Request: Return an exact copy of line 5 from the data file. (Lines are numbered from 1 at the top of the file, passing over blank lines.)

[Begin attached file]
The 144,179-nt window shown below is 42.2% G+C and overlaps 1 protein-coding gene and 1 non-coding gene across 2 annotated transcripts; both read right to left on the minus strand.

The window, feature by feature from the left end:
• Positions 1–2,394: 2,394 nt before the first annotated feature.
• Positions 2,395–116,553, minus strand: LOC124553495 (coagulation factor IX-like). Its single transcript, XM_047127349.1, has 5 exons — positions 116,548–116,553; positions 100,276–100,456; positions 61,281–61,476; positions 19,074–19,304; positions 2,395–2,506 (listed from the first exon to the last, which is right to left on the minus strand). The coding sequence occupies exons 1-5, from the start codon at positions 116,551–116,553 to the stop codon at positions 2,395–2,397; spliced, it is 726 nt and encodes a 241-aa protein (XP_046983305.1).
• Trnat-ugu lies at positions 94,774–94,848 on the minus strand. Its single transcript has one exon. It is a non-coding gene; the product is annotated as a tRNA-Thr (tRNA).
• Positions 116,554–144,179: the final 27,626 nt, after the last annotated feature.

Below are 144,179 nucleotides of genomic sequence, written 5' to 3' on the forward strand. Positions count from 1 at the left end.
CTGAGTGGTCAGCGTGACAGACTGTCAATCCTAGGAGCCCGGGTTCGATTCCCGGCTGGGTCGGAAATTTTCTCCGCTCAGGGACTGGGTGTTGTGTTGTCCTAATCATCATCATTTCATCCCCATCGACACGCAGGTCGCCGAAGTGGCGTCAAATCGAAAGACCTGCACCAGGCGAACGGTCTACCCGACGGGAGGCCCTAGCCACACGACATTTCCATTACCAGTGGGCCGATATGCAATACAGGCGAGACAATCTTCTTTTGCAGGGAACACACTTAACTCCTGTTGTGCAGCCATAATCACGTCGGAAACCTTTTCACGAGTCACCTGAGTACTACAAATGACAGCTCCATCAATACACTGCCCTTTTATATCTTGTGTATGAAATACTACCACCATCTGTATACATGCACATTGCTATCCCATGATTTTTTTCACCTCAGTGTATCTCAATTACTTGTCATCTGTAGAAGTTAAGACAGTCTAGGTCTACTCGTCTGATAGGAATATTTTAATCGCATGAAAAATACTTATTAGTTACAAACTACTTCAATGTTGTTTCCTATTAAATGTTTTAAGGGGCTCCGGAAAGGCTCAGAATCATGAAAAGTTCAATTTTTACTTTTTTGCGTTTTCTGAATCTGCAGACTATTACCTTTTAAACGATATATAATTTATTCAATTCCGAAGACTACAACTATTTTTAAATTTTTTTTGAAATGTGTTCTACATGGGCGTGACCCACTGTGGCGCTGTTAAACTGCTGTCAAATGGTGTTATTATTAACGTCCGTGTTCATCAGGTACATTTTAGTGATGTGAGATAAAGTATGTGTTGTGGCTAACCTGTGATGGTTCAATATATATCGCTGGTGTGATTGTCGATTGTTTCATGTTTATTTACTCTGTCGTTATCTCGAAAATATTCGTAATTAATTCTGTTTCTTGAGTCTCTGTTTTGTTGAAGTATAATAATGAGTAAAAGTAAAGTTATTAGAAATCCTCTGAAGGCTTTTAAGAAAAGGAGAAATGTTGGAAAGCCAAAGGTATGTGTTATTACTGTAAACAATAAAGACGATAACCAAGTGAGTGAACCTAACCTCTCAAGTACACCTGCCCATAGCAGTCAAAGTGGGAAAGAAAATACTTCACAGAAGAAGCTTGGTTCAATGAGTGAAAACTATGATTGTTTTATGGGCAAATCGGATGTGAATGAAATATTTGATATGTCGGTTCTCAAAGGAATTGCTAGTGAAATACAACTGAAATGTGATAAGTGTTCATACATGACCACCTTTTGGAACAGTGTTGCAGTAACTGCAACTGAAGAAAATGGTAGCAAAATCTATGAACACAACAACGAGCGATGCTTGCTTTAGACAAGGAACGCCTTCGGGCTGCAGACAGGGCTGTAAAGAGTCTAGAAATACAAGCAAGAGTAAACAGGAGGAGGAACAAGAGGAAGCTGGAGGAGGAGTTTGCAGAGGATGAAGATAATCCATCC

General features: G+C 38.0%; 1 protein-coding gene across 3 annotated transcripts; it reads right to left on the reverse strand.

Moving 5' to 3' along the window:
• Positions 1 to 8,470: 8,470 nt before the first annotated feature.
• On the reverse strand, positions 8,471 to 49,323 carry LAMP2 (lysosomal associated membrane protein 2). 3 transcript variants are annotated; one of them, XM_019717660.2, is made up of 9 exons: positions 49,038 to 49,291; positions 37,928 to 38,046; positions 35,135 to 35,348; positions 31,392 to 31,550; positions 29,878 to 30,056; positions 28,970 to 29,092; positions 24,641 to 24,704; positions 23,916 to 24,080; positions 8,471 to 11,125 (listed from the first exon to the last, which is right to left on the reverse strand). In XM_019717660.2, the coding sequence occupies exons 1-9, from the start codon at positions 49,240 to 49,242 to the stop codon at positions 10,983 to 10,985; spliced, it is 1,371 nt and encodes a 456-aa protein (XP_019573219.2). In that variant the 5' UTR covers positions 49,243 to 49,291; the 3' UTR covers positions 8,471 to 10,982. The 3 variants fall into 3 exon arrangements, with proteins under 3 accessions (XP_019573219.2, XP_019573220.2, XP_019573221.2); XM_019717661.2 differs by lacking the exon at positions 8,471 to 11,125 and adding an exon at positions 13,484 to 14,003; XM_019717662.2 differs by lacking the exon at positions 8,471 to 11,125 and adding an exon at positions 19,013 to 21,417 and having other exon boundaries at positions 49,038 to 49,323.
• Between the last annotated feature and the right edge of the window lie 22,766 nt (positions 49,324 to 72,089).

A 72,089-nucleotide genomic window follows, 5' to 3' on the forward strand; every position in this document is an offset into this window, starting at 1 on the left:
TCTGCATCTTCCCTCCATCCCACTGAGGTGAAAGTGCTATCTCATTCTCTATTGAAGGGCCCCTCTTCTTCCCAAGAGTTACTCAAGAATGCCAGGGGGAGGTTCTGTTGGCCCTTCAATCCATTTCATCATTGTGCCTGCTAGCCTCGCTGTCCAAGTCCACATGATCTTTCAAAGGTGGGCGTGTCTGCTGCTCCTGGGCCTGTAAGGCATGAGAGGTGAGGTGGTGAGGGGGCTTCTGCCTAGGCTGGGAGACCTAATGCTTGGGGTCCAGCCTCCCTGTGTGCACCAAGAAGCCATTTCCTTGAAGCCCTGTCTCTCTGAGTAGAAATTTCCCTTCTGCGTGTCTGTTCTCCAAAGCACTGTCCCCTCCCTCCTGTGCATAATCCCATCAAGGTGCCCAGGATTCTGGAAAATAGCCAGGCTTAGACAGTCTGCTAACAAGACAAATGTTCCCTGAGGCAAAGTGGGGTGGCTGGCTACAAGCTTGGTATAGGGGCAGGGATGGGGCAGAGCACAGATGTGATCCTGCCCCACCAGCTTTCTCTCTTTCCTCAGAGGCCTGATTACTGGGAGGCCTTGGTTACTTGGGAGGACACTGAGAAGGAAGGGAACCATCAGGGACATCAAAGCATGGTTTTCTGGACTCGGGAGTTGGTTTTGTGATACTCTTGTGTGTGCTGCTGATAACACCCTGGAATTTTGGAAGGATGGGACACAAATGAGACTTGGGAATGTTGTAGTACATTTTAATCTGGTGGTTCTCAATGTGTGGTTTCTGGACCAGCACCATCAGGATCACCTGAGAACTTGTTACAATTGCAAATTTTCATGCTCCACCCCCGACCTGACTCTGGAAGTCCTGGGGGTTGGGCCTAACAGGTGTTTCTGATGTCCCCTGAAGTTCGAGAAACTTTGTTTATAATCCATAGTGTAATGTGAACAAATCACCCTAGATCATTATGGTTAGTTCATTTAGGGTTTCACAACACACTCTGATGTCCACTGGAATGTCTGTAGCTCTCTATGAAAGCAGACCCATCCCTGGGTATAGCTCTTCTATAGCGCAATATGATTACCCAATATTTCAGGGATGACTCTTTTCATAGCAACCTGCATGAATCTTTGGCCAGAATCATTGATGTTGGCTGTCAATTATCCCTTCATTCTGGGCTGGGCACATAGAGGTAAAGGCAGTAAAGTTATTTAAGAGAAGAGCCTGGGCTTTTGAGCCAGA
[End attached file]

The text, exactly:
• Trnat-ugu lies at positions 94,774–94,848 on the minus strand. Its single transcript has one exon. It is a non-coding gene; the product is annotated as a tRNA-Thr (tRNA).